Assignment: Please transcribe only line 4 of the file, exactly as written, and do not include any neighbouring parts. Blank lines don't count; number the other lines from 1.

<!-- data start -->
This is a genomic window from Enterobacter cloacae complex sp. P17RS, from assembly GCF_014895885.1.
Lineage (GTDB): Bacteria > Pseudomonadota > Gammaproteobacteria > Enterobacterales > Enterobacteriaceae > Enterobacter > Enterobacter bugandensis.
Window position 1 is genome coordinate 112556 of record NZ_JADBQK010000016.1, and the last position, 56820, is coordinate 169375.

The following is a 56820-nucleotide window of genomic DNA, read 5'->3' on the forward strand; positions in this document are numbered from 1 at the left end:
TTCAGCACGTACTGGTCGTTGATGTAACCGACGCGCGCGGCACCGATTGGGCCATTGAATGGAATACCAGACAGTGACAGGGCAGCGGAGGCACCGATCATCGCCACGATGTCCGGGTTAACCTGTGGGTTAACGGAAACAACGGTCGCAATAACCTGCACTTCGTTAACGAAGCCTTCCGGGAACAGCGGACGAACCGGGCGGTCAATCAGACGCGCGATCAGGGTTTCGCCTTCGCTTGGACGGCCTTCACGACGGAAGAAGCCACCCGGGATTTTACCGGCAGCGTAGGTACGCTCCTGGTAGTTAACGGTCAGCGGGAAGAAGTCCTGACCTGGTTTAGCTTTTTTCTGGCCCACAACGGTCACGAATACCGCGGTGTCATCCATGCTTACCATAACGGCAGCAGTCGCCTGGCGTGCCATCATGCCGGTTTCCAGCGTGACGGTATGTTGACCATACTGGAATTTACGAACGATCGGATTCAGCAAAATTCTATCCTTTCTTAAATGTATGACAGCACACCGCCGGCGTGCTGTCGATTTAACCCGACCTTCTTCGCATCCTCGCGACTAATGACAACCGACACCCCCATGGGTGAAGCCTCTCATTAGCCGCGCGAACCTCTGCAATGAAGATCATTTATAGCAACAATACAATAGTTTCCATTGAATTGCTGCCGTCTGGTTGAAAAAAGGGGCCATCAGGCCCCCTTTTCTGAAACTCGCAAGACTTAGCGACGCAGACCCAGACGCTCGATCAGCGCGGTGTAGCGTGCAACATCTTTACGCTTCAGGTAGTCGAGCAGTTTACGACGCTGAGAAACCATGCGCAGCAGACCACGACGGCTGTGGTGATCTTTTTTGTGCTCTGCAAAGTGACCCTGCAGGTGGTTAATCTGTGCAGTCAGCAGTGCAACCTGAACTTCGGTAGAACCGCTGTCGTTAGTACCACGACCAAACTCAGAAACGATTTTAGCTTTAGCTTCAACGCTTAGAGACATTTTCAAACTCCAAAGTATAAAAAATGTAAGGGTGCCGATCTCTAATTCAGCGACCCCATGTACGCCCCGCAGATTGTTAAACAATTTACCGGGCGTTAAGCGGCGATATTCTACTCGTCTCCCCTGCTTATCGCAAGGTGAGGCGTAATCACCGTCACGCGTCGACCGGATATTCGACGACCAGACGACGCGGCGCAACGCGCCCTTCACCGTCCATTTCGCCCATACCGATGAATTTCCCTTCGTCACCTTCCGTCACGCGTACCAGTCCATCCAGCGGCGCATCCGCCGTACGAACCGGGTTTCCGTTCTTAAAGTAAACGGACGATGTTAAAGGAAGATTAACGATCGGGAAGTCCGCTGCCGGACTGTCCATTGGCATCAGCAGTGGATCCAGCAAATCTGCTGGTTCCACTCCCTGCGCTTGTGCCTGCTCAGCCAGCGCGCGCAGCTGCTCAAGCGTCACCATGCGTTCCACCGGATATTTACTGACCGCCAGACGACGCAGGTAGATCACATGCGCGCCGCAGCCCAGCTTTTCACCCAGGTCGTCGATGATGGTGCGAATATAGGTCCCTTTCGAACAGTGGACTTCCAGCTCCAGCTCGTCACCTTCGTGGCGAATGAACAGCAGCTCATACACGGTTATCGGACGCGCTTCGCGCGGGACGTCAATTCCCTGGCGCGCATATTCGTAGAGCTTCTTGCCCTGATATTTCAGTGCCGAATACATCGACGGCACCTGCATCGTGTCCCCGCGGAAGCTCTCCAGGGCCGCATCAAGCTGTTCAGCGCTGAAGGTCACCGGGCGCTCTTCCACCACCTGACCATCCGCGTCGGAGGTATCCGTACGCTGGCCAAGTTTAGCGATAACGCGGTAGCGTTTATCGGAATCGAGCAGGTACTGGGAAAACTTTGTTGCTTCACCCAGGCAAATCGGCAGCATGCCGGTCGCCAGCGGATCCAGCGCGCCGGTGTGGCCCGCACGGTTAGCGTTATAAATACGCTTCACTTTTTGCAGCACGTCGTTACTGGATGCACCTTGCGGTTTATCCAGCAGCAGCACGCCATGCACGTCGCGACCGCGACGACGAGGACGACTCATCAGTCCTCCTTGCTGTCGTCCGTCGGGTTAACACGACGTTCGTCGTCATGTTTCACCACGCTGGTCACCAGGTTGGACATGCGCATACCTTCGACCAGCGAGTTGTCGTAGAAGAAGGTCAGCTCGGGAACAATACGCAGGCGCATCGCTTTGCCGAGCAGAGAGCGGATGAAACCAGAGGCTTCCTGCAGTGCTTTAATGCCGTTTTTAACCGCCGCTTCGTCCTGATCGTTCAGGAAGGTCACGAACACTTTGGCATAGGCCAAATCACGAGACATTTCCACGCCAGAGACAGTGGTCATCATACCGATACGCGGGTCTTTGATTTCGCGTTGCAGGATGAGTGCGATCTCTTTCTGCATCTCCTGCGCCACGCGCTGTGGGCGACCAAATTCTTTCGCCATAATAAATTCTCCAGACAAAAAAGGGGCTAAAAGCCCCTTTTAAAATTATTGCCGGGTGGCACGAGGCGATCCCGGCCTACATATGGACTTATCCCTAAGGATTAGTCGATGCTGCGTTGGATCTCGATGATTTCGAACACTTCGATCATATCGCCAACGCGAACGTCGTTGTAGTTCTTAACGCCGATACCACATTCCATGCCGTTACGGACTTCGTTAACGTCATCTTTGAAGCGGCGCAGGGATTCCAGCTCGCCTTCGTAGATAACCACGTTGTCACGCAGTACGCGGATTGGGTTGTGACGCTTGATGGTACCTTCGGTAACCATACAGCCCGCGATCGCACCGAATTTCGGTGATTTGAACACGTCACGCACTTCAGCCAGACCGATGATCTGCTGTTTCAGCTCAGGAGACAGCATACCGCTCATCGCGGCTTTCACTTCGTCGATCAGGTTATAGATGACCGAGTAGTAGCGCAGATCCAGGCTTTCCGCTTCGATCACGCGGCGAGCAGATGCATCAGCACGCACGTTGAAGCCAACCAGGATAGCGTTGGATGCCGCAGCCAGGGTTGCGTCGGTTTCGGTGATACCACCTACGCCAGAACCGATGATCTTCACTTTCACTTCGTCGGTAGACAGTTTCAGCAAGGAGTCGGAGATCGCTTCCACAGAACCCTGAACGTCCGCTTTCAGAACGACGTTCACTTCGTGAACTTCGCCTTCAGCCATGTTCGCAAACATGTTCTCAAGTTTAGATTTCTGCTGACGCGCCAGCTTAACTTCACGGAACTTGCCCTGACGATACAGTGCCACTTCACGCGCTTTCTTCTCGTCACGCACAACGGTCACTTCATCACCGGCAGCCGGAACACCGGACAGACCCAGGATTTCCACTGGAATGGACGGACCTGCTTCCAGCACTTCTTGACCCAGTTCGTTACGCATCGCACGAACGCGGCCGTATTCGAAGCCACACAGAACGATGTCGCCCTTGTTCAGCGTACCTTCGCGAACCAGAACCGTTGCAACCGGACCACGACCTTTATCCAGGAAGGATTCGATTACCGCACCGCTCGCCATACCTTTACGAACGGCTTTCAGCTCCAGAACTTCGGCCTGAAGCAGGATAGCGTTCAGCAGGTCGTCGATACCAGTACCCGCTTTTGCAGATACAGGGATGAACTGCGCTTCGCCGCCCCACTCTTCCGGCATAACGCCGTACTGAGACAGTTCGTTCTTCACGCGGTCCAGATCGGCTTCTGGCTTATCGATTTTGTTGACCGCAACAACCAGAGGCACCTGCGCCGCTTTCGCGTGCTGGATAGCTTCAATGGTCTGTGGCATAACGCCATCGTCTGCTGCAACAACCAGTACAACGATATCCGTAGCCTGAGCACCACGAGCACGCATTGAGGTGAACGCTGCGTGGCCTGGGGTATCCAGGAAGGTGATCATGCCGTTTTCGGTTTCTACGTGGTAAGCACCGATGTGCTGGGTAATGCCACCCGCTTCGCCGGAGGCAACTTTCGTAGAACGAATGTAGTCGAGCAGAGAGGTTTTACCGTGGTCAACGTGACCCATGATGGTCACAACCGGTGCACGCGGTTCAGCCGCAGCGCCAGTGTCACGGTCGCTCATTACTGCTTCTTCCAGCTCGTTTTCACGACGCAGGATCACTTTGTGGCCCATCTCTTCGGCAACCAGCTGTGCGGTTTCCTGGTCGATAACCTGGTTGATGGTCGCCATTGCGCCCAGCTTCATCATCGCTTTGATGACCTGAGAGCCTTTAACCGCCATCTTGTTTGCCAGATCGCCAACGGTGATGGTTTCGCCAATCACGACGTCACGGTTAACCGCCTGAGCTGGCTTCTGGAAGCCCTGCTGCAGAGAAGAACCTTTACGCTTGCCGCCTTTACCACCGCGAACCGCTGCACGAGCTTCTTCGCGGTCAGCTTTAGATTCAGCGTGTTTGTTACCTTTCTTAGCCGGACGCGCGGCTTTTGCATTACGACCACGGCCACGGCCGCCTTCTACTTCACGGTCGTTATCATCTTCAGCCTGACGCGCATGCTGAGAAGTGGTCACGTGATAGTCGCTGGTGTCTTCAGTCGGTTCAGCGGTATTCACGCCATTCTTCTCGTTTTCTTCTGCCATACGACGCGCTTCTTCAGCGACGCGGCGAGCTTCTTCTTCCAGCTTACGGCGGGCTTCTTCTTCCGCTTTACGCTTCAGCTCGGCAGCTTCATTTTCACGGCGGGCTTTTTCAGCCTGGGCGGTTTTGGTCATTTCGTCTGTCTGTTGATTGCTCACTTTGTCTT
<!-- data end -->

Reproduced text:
The following is a 56820-nucleotide window of genomic DNA, read 5'->3' on the forward strand; positions in this document are numbered from 1 at the left end: